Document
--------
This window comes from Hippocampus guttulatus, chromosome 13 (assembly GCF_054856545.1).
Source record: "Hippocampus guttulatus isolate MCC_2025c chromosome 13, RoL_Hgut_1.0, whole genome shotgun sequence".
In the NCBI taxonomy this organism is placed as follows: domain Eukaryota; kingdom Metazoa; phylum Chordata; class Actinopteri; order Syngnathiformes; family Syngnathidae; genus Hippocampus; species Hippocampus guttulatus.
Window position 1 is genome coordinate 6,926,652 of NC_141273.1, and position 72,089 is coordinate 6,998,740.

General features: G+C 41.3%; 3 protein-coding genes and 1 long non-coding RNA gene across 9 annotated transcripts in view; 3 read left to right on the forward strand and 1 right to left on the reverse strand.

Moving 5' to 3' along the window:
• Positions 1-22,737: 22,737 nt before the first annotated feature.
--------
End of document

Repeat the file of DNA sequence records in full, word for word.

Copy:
This window comes from Hippocampus guttulatus, chromosome 13 (assembly GCF_054856545.1).
Source record: "Hippocampus guttulatus isolate MCC_2025c chromosome 13, RoL_Hgut_1.0, whole genome shotgun sequence".
In the NCBI taxonomy this organism is placed as follows: domain Eukaryota; kingdom Metazoa; phylum Chordata; class Actinopteri; order Syngnathiformes; family Syngnathidae; genus Hippocampus; species Hippocampus guttulatus.
Window position 1 is genome coordinate 6,926,652 of NC_141273.1, and position 72,089 is coordinate 6,998,740.

General features: G+C 41.3%; 3 protein-coding genes and 1 long non-coding RNA gene across 9 annotated transcripts in view; 3 read left to right on the forward strand and 1 right to left on the reverse strand.

Moving 5' to 3' along the window:
• Positions 1-22,737: 22,737 nt before the first annotated feature.